Baseball people and writers tend to overuse certain key phrases. I know I’m guilty of it. “Ace” and “top of the rotation starter” are thrown around quite a bit, especially after a guy has a good month or two. “Five-tool player” is another big one. He’s got three better than average tools? Eh, close enough. He’s a five-tool player. Happens all the time.
Another popular one, and I suppose this isn’t limited to baseball, is “make or break year.” Two years ago folks were saying Gary Sanchez was facing a make or break year, which was preposterous. He was a 21-year-old catcher coming off a .270/.338/.406 (108 wRC+) line at a full season in Double-A. C’mon now. A few weeks ago I saw someone say Yoan Moncada was facing a make or break year. Seriously?
One Yankees who is truly facing a make or break year, meaning what very well might be his last chance to establish himself as an everyday player, is outfielder Aaron Hicks. Hicks turned 27 in October, so he’s not old by any means, but he’s also reached the point where he should have seized a full-time job by now. He’s four seasons and nearly 1,300 plate appearances into his career already. This isn’t a rookie we’re talking about here.
Overall, Hicks was undeniably disappointing in 2016, hitting .217/.281/.336 (64 wRC+) with eight home runs in 361 plate appearances. He did perform better after Carlos Beltran was traded away and his playing time increased — Hicks hit .271/.333/.424 (105 wRC+) with five homers in 129 plate appearances around a hamstring injury after the trade deadline — which was nice to see, but ultimately it doesn’t mean a whole lot.
It’s easy to see why Hicks was a first round pick and why he continues to get chances. The athleticism is obvious, his arm is a rocket, his plate discipline is better than he gets credit for (18.8 K% and 8.3 BB% in 2016), and he’s a switch-hitter who can hit the ball a mile when he connects.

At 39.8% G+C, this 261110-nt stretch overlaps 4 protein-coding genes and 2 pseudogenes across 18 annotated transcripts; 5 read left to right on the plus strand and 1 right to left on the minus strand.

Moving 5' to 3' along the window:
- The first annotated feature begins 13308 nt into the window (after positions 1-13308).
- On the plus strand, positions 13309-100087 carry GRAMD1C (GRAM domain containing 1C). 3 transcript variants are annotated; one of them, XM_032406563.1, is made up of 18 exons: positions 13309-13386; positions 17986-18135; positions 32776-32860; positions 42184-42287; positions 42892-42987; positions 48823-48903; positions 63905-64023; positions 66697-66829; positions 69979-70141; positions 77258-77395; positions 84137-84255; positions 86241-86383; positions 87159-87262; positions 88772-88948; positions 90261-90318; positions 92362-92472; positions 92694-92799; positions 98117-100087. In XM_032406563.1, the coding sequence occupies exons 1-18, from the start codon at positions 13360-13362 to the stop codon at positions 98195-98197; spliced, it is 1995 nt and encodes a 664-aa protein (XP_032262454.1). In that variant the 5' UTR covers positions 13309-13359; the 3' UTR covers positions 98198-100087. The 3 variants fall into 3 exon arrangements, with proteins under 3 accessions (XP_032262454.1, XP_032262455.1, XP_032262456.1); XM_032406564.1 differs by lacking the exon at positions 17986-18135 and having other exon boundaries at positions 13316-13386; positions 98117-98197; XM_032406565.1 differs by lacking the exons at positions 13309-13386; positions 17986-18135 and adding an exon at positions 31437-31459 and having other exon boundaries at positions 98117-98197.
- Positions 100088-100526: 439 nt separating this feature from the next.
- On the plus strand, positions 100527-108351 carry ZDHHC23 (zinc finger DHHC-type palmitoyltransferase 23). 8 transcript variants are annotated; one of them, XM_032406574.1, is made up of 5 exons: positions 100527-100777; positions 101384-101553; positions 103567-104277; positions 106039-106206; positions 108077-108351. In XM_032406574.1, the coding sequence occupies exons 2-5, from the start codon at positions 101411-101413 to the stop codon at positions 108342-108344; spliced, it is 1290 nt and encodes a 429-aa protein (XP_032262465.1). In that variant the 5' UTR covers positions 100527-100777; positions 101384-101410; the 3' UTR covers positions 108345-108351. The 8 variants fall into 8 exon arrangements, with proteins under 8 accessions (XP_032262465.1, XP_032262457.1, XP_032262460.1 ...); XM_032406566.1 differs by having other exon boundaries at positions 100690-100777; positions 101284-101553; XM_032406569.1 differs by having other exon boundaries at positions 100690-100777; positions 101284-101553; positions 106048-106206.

The raw ability is there and you hate to give up on it. And yet, you can’t wait forever either. There comes a point where a player is what he is, and Hicks is close to reaching that point, if he hasn’t gotten there already. He’s yet to play a full season as an everyday player, and part of that is the way his teams have used him, but he shares the blame too. Had Hicks performed better, the Twins and Yankees would have made more time for him.
Switch-hitters with this kind of pedigree and athleticism will continue to get chances, so it’s not like Hicks will be run out of the league if he doesn’t have a successful 2017. This might be his last chance to stake a claim to an everyday job though, his last chance to show he’s more than a spare part player. The Yankees have several young outfielders ready to break into the show soon, and the Hicks won’t be an obstacle unless things finally click.
“Giving up on a prospect is one of the hardest things to do,” said an executive to Chris Crawford (subs. req’d) recently. “We spend so much time with these players, sometimes we refuse to move these players in trades, and we want these kids to succeed. Sooner or later, however, we have to see them make the necessary adjustments, and if they can’t, we have to move on. It’s a lot easier said than done, but it has to happen.”